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Lancet Infect Dis. 2007 Jan;7(1):32-41.

HIV in prison in low-income and middle-income countries.

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  • 1Program of International Research and Training, National Drug and Alcohol Research Centre, University of New South Wales, Sydney, Australia. k.dolan@unsw.edu.au

Abstract

High prevalence of HIV infection and the over-representation of injecting drug users (IDUs) in prisons combined with HIV risk behaviour create a crucial public-health issue for correctional institutions and, at a broader level, the communities in which they are situated. However, data relevant to this problem are limited and difficult to access. We reviewed imprisonment, HIV prevalence, and the proportion of prisoners who are IDUs in 152 low-income and middle-income countries. Information on imprisonment was obtained for 142 countries. Imprisonment rates ranged from 23 per 100,000 population in Burkina Faso to 532 per 100,000 in Belarus and Russia. Information on HIV prevalence in prisons was found for 75 countries. Prevalence was greater than 10% in prisons in 20 countries. Eight countries reported prevalence of IDUs in prison of greater than 10%. HIV prevalence among IDU prisoners was reported in eight countries and was greater than 10% in seven of those. Evidence of HIV transmission in prison was found for seven low-income and middle-income countries. HIV is a serious problem for many countries, especially where injection drug use occurs. Because of the paucity of data available, the contribution of HIV within prison settings is difficult to determine in many low-income and middle-income countries. Systematic collection of data to inform HIV prevention strategies in prison is urgently needed. The introduction and evaluation of HIV prevention strategies in prisons are warranted.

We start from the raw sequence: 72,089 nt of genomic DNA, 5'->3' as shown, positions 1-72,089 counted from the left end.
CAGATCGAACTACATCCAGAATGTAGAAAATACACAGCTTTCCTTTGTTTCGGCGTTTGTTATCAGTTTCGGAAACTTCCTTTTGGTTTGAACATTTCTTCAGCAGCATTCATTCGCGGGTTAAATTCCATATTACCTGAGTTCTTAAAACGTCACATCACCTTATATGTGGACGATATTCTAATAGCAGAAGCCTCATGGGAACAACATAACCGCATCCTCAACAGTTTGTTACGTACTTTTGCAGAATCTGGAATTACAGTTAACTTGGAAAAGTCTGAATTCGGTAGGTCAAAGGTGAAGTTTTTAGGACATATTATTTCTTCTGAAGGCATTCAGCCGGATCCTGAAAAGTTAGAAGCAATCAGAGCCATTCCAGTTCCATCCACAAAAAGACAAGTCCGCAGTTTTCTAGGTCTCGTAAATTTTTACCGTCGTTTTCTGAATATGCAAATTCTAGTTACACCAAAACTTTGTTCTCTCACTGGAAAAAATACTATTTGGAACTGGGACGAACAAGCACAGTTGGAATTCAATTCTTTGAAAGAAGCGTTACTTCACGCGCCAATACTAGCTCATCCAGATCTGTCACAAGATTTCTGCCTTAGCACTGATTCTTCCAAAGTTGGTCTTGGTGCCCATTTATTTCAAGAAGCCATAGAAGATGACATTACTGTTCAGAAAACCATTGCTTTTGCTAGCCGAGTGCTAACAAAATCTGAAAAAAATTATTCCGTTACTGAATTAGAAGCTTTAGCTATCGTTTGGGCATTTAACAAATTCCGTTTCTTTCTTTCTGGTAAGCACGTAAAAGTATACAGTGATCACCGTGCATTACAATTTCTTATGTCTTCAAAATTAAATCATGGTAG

Comment in

  • HIV in prisons. [Lancet Infect Dis. 2007]
PMID:
17182342
[PubMed - indexed for MEDLINE]
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